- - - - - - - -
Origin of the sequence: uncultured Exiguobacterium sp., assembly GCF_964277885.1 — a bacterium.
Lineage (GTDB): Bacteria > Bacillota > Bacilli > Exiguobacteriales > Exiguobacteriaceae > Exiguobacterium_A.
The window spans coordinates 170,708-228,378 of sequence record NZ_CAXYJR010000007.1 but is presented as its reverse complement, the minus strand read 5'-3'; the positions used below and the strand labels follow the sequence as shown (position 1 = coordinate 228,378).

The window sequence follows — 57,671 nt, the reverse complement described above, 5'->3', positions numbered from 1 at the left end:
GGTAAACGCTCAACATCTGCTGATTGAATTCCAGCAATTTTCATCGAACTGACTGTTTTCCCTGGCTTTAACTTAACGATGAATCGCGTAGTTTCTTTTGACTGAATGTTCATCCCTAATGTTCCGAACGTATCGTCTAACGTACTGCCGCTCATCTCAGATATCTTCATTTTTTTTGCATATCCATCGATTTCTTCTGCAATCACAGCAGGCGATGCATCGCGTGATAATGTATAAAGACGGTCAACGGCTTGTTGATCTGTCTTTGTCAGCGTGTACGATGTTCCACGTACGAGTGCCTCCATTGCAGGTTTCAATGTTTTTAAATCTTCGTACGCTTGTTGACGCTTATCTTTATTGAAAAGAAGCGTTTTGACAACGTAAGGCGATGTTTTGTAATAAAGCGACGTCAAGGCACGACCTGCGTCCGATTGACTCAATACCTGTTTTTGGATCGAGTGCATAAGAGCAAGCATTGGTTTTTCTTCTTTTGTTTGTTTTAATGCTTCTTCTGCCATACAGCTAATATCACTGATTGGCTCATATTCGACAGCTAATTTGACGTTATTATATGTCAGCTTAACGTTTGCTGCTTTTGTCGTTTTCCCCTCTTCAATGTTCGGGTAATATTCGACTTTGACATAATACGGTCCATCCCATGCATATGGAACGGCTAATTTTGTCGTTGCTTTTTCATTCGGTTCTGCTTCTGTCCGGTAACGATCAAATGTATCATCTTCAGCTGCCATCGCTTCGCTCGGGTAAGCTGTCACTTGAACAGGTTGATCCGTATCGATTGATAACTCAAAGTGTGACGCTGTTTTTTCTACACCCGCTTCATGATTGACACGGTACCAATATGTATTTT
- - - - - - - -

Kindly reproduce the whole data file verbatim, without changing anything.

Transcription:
Origin of the sequence: uncultured Exiguobacterium sp., assembly GCF_964277885.1 — a bacterium.
Lineage (GTDB): Bacteria > Bacillota > Bacilli > Exiguobacteriales > Exiguobacteriaceae > Exiguobacterium_A.
The window spans coordinates 170,708-228,378 of sequence record NZ_CAXYJR010000007.1 but is presented as its reverse complement, the minus strand read 5'-3'; the positions used below and the strand labels follow the sequence as shown (position 1 = coordinate 228,378).

The window sequence follows — 57,671 nt, the reverse complement described above, 5'->3', positions numbered from 1 at the left end:
GGTAAACGCTCAACATCTGCTGATTGAATTCCAGCAATTTTCATCGAACTGACTGTTTTCCCTGGCTTTAACTTAACGATGAATCGCGTAGTTTCTTTTGACTGAATGTTCATCCCTAATGTTCCGAACGTATCGTCTAACGTACTGCCGCTCATCTCAGATATCTTCATTTTTTTTGCATATCCATCGATTTCTTCTGCAATCACAGCAGGCGATGCATCGCGTGATAATGTATAAAGACGGTCAACGGCTTGTTGATCTGTCTTTGTCAGCGTGTACGATGTTCCACGTACGAGTGCCTCCATTGCAGGTTTCAATGTTTTTAAATCTTCGTACGCTTGTTGACGCTTATCTTTATTGAAAAGAAGCGTTTTGACAACGTAAGGCGATGTTTTGTAATAAAGCGACGTCAAGGCACGACCTGCGTCCGATTGACTCAATACCTGTTTTTGGATCGAGTGCATAAGAGCAAGCATTGGTTTTTCTTCTTTTGTTTGTTTTAATGCTTCTTCTGCCATACAGCTAATATCACTGATTGGCTCATATTCGACAGCTAATTTGACGTTATTATATGTCAGCTTAACGTTTGCTGCTTTTGTCGTTTTCCCCTCTTCAATGTTCGGGTAATATTCGACTTTGACATAATACGGTCCATCCCATGCATATGGAACGGCTAATTTTGTCGTTGCTTTTTCATTCGGTTCTGCTTCTGTCCGGTAACGATCAAATGTATCATCTTCAGCTGCCATCGCTTCGCTCGGGTAAGCTGTCACTTGAACAGGTTGATCCGTATCGATTGATAACTCAAAGTGTGACGCTGTTTTTTCTACACCCGCTTCATGATTGACACGGTACCAATATGTATTTT